The Health & Safety Hub

FAQs

Permits To Work

The permit-to-work is a document that authorises certain people to carry out specific work within a specified time frame. It sets out the precautions required to complete the work safely, based on a risk assessment. It describes what work will be done and how it will be done (although a RAMS will normally be used to detail how the works will be undertaken). The permit-to-work requires declarations from the people authorising the work and carrying out the work. Where necessary it requires a declaration from those involved in shift handover procedures or extensions to the work. Finally, before equipment or machinery is put back into service, it will require a declaration from the permit originator that it is ready for normal use.
Category: Permits To Work

Instructions or procedures such as RAMS or SSOW are adequate for most work activities, but some require extra care.  A ‘permit to work’ is a more formal system stating exactly what work is to be done and when, and which parts are safe.  A responsible person should assess the work and check safety at each stage. The people doing the job sign the permit to show that they understand the risks and precautions necessary.

Category: Permits To Work

The Permit should contain all relevant information, be correct, and presented in a suitable format e.g. not overly complex or ambiguous.  The permit should communicate all relevant information (including hazards and controls) to all personnel involved and ensure that other people are aware of what maintenance staff are doing and vice versa. The health and Safety Hub has templates for hot works permit (with instructions on use) and permit to dig (breaking ground) which are probably the two most important but can put together any other permit you would like upon request.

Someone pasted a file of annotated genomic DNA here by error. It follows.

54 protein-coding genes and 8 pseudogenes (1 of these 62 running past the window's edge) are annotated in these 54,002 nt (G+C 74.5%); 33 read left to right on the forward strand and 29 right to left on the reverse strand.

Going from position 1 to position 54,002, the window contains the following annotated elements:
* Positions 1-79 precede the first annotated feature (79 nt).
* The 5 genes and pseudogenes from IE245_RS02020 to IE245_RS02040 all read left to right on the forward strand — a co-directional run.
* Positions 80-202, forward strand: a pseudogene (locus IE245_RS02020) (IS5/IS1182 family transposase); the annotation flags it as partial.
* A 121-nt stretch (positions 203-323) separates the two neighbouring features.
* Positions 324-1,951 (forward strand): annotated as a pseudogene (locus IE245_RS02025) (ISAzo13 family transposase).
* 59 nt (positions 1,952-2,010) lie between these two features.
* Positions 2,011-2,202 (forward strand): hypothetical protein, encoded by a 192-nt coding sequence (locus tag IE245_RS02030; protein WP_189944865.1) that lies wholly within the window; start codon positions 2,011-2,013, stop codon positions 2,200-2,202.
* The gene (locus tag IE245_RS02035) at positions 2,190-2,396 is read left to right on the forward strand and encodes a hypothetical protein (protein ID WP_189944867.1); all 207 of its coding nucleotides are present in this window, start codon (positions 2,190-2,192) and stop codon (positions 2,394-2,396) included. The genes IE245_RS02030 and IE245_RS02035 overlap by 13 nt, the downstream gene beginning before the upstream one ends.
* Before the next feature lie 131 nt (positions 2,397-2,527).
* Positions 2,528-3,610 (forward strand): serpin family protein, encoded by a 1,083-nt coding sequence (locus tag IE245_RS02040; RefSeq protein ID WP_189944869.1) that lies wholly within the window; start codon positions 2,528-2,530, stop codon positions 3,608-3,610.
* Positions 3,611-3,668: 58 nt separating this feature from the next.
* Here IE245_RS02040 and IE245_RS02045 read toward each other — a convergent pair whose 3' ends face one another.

Category: Permits To Work

Once a permit has been written and signed on to by all those involved a copy should be kept by those controlling the works and a copy should be displayed at the work face so that all in the area understand what is going on. Once the work has been finished the permit must be signed off by the person controlling the area (appointed person).

Category: Permits To Work

Yes. By keeping records of your permits to work you can evidence a duty of care and compliance with HSE legislation as well as auditing them at regular intervals to ensure the system is working.

Category: Permits To Work

Without a permit to work system high-risk activities may be undertaken without the correct precautions leading to possible building fires, striking buried cables, suffocation and ultimately death or those involved in the work or members of the public.

Category: Permits To Work